• Build a diverse support system: While a vast majority of small business owners need some level of financial guidance, often in the form of occasional or ongoing expert advice, the report finds more women than men engage an accountant/bookkeeper (79 percent vs. 70 percent), a financial advisor (73 percent vs. 65 percent) or banker (52 percent vs. 47 percent) to help them run their businesses. Resources such as these can expand your network, provide essential professional support and keep you current on relevant trends.
  • Use tech tools and resources available to you: According to the Bank of America Small Business Owner Report women are actually more likely than men to view technology as a useful cash management tool. For example, female small business owners are more likely to view online banking (78 percent vs. 67 percent of their male counterparts) or direct payments (46 percent vs. 35 percent of males) as helpful in managing their small business. Electronic invoicing, online payroll services and mobile banking are other resources that can help. If you’re not already using these types of tools, be sure to speak with your financial institution about how to better manage your finances and improve efficiency.
  • Boost your competitive edge in the war for talent: The financial benefits you offer current and potential employees can be a dealmaker … or deal breaker. The good news is that small businesses now have access to 401(k) and IRA products designed specifically for their needs and budgets. For example, Merrill Edge Small Business 401(k) is designed for small businesses’ unique needs and offers a simplified, easy-to-manage retirement plan with lower costs than many traditional 401(k) plans, enabling owners to provide an important benefit to their employees. Offering these benefits is more important for women particularly when coupled with the cultural and work-life balance perks that often make small businesses attractive to employees, and they can boost your competitive edge.
With the right expertise and tools, small business owners can be equipped to improve their work-life balance. For more information, visit https://www.bankofamerica.com/smallbusinesshttp://smallbusinessonlinecommunity.bankofamerica.com/index.jspa and http://ahead.bankofamerica.com/fueling-the-economy/bank-of-america-releases-inaugural-small-business-owner-report/.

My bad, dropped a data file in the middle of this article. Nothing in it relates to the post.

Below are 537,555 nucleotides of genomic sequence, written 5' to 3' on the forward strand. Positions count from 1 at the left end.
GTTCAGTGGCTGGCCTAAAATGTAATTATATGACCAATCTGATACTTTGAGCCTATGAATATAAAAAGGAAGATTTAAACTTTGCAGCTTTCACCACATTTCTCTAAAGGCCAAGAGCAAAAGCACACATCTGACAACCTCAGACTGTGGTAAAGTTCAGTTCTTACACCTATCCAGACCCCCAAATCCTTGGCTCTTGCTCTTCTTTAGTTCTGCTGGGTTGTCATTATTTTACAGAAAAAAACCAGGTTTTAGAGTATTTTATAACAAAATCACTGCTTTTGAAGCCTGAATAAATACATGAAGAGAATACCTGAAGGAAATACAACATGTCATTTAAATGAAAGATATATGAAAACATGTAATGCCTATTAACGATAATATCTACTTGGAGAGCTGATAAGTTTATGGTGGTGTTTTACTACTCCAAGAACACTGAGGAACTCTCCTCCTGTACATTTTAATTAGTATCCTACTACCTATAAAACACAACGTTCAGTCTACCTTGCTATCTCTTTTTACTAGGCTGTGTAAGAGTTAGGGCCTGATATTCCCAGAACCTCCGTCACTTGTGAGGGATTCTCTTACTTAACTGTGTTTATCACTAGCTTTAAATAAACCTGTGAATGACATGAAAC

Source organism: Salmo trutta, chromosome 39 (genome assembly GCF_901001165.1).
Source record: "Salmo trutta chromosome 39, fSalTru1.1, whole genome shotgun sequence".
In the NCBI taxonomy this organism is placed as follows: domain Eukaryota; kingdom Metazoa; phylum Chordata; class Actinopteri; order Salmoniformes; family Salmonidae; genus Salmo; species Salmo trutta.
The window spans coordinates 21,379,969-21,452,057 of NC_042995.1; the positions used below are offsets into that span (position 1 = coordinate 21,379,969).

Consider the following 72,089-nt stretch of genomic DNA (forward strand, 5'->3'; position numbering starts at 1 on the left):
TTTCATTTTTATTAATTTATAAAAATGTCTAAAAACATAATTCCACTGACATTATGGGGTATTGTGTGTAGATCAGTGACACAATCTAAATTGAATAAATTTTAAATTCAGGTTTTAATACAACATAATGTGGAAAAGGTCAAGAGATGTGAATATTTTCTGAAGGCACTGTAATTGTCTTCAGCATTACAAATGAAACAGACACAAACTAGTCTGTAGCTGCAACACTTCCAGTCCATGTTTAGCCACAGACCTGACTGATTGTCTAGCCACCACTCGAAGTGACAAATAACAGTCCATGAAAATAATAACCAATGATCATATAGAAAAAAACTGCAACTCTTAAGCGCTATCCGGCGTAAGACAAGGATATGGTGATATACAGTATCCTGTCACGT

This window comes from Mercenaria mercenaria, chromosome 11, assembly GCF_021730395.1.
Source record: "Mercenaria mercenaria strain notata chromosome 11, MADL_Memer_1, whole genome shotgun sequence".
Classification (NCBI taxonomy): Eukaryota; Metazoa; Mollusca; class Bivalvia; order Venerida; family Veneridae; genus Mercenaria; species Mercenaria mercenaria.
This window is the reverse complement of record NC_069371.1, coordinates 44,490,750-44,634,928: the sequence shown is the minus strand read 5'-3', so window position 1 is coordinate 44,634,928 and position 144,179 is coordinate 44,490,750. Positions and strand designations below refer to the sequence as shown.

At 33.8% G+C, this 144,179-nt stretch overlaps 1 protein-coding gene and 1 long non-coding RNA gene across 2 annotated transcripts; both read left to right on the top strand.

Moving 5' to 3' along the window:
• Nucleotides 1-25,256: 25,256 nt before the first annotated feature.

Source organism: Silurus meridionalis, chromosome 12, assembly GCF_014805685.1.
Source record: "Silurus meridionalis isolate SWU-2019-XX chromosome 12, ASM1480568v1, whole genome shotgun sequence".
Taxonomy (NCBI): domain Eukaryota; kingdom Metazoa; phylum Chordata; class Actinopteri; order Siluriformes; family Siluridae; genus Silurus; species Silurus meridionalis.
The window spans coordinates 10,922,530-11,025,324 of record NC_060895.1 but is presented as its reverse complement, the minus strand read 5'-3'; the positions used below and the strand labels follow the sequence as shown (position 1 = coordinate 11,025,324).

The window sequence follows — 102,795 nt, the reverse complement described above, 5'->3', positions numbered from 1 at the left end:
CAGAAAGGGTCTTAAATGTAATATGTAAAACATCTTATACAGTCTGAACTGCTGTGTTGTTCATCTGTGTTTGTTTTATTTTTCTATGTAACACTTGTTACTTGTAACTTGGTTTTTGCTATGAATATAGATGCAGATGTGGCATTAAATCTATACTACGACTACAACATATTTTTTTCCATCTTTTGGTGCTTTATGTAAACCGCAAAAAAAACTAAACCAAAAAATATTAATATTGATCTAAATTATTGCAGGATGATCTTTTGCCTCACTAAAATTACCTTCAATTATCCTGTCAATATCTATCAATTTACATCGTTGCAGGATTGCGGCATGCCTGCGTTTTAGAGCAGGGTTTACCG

If you interviewed business owners of failed businesses, a majority will tell you that they didn’t understand or feel comfortable dealing with the “book work”. Your ability to understand and perform day to day accounting tasks in your small business is a critical success factor. Here are some tips to help you avoid the most common mistakes business owners make. Top 10 Record Keeping Mistakes Business Owners Make
  1. Not having a record keeping system set up (the shoebox approach)
  2. Procrastinating on invoicing customers
  3. Sticking checks in a drawer and forgetting to deposit them
  4. Not tracking carefully which customers have paid
  5. Not tracking invoices that are overdue
  6. Not following up to make sure overdue invoices get paid
  7. Putting “book work” at the bottom of priority list
  8. Sloppiness-not recording checks, recording the wrong amount, etc.
  9.  Abdicating all responsibility-“I have ‘people’ to handle that.”
  10. Creating an embezzlement friendly atmosphere-“I have ‘people’ to handle that whom I trust completely.”
How to Do It the Right Way So You Only Have to Do It Once Set up an accounting system that works for you If you don’t have accounting experience get help from an expert Schedule time each day or week to take care of “book work” Don’t procrastinate or move it to the bottom of the pile If you outsource or hire an employee to perform tasks, follow up to make sure things are happening as they should The way you handle record keeping in your business helps to determine whether you have a healthy cash flow or you’re always on the edge of financial disaster. Caroline Jordan is a small business mentor and consultant helping small business owners understand, diagnose, and improve cash flow in their businesses. For more information and resources to improve cash flow visit http://www.TheJordanResult.com/mastering.html.

article source: adzines.com